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Whenever the good old boy, a bloody mary topped with a girthy slab of bacon, emerges from the bar at The Wren in New York City, customers turn to look. The brunch cocktail is made with bacon-infused Jim Beam bourbon, brown sugar, HP Sauce, tomato and smoked salt, and garnished with that thick-cut bacon. Those customers usually order one as well, triggering a domino effect.

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Combining meat and booze is nothing new: In 2007, the revered, former PDT mixologist Don Lee concocted Benton’s old fashioned for the bar, which many cite as the first introduction of fat washing cocktails. Made with Benton’s bacon fat-infused bourbon, maple syrup, angostura bitters and an orange peel garnish, the drink gets a salty, savory element from the meat, which can also help cut the bite of the liquor.

In 2018, hard times call for harder alcohol. Drinking a meat-meets-booze medley is a little act of resistance. For one thing, according to multiple bartenders interviewed for this story, women are ordering them just as often as men. Meat has historically been marketed as a man’s food, and whiskey a man’s drink, but that’s evolving — a lot.

Krissy Harris, The Wren’s former bar director and the inventor of the good old boy, attributes whiskey’s widening mass appeal to Mad Men and a subculture that’s rebelling against the ubiquitous wellness lifestyle trend overtaking New York City. “There’s a huge push to the health conscious, the Sweetgreens, these pretty places that have health foods,” she said in an interview. “If anything, [whiskey and bacon drinks] appeal to a countermarket. These people are going against the majority. They’re like, ‘I’m not gonna count my calories, I’m going to have a bucket of fries and a bacon bloody mary for breakfast.”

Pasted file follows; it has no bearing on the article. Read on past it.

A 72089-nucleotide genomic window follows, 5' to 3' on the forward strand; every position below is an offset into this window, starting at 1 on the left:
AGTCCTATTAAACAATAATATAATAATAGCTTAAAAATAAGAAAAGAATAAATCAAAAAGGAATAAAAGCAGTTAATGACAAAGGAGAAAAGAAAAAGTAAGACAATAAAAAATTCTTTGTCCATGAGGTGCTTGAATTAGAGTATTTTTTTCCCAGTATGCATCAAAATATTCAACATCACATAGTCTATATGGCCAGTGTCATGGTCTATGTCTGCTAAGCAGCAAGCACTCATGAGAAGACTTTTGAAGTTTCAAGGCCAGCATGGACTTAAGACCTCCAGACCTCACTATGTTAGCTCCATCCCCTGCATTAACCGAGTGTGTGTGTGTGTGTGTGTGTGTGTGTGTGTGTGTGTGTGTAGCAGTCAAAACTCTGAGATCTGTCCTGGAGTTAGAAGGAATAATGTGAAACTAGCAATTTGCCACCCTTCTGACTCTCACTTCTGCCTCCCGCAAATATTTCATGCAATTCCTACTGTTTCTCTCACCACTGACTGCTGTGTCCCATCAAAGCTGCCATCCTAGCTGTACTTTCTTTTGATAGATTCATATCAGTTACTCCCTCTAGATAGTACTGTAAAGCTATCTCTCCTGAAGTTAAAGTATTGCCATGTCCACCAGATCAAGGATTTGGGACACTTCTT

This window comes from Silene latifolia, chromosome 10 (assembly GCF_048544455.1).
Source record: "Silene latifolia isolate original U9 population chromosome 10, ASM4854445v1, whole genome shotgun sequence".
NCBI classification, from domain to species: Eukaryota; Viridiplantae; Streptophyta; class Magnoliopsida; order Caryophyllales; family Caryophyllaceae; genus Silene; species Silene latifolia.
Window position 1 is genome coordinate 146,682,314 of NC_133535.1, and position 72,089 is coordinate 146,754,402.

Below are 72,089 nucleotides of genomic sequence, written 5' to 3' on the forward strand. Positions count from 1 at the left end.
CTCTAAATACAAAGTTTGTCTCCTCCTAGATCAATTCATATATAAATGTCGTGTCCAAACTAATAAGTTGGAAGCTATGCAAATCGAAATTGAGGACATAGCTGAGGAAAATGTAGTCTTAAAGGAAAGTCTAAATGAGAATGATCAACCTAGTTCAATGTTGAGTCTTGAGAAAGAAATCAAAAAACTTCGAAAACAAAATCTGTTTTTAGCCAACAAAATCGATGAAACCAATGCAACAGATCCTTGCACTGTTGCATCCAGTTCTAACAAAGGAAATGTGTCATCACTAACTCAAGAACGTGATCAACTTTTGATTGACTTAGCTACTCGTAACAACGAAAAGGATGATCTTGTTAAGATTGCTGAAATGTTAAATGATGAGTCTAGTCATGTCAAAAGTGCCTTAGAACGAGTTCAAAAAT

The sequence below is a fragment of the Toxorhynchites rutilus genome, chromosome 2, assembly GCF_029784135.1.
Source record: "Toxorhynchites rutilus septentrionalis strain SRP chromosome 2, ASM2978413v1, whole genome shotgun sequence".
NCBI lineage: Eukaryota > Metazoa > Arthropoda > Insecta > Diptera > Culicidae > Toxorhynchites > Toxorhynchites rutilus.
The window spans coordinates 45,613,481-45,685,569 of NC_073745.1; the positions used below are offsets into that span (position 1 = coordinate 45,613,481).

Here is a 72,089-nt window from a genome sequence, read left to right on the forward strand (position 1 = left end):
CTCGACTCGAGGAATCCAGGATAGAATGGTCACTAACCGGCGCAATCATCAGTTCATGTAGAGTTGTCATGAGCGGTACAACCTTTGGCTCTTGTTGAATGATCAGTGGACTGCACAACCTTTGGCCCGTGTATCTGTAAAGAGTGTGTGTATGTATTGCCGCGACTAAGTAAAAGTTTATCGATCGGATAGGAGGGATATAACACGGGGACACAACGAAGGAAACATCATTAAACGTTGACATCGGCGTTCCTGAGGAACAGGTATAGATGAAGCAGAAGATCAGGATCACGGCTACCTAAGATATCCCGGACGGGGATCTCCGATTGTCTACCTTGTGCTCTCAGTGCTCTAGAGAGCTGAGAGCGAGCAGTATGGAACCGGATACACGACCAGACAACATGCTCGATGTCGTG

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The bull clammer, served for brunch at Astoria’s Sweet Afton, is a little less aggressive looking. With dill-infused vodka, beef au jus, clam juice, Tabasco, Worcestershire, lemon, celery and smoked salt, the bloody mary riff is made for someone who can say, “I’m adventurous and I’m willing to take a bit of a risk,” Mike Di Tota, the mixologist behind the drink, said in an interview. Like the good old boy, the bull clammer is eye-catching when it’s spotted in the wild. “People just aren’t willing to take the risk for order it for themselves, but as soon as their friend has the cajones to do so, the whole table goes for it,” said Di Tota.

Blue Dog’s Rosie the riveter is made of duck fat-washed scotch, dry vermouth, green peppercorn syrup and rose water
Blue Dog’s Rosie the riveter is made of duck fat-washed scotch, dry vermouth, green peppercorn syrup and rose water Ben Joseph/Mic

These kind of drinks are for hedonists, Harris said. For the drinkers — whatever their typical lifestyle might be — a meat-infused drink is a form of rebellion, even if it’s just for a few hours during brunch.

Meaty cocktails aren’t just for hungover mornings. At Blue Dog in Manhattan’s Theatre District, Rosie the Riveter, a combination of duck fat-washed scotch, dry vermouth, green peppercorn syrup and rose water is one of dinnertime’s top-selling cocktails. Despite the feminist name, bar manager Aleksandra Putnam said that men and women order it at the same rate. “People are much more interested in the process of making it and they want to try it for themselves.”